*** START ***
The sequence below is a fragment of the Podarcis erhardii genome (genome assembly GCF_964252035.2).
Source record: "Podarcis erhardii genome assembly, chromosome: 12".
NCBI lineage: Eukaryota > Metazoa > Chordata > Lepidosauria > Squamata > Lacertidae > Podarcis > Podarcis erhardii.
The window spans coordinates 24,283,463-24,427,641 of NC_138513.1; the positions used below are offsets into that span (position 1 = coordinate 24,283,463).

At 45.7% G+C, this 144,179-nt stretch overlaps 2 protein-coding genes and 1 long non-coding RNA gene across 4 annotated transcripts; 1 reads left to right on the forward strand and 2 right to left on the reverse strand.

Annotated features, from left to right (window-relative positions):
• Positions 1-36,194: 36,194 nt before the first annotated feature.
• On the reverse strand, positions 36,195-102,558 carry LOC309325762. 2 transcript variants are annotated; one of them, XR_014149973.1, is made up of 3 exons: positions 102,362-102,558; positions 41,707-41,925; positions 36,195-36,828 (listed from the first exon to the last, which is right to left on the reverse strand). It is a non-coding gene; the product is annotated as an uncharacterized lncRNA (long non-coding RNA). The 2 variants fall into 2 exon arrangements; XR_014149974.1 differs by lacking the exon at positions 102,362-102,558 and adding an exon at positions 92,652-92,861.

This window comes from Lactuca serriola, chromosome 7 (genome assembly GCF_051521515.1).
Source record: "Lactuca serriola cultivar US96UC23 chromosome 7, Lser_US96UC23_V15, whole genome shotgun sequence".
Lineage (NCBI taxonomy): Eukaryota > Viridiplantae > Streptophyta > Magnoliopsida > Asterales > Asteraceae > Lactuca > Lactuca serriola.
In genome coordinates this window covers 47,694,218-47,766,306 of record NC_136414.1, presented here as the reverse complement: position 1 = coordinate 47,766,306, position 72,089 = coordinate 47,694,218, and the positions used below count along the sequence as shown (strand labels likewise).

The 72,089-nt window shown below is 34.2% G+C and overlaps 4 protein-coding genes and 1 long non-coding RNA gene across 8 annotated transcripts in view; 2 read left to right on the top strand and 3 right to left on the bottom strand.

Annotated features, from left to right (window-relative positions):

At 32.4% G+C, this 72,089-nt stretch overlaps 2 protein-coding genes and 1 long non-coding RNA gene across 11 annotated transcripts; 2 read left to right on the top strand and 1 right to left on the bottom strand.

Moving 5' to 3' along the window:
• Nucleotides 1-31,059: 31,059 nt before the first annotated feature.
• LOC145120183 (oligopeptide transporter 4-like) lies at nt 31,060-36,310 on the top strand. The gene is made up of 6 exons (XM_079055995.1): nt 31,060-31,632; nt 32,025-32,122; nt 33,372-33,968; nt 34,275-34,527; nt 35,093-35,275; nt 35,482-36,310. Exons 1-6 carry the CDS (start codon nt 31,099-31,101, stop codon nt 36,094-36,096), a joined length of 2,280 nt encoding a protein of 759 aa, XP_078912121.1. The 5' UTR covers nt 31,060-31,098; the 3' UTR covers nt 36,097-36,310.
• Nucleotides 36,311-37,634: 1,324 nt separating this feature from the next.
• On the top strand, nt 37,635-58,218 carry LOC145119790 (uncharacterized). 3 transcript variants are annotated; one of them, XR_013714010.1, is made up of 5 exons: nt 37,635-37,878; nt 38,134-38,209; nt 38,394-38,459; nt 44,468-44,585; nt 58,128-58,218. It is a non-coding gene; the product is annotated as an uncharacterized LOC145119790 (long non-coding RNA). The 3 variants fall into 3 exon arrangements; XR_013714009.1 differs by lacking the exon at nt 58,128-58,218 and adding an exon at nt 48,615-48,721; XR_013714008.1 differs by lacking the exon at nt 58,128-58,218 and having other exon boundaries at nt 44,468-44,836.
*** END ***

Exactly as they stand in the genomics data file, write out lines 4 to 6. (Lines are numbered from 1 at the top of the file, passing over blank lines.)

The window spans coordinates 24,283,463-24,427,641 of NC_138513.1; the positions used below are offsets into that span (position 1 = coordinate 24,283,463).

At 45.7% G+C, this 144,179-nt stretch overlaps 2 protein-coding genes and 1 long non-coding RNA gene across 4 annotated transcripts; 1 reads left to right on the forward strand and 2 right to left on the reverse strand.

Annotated features, from left to right (window-relative positions):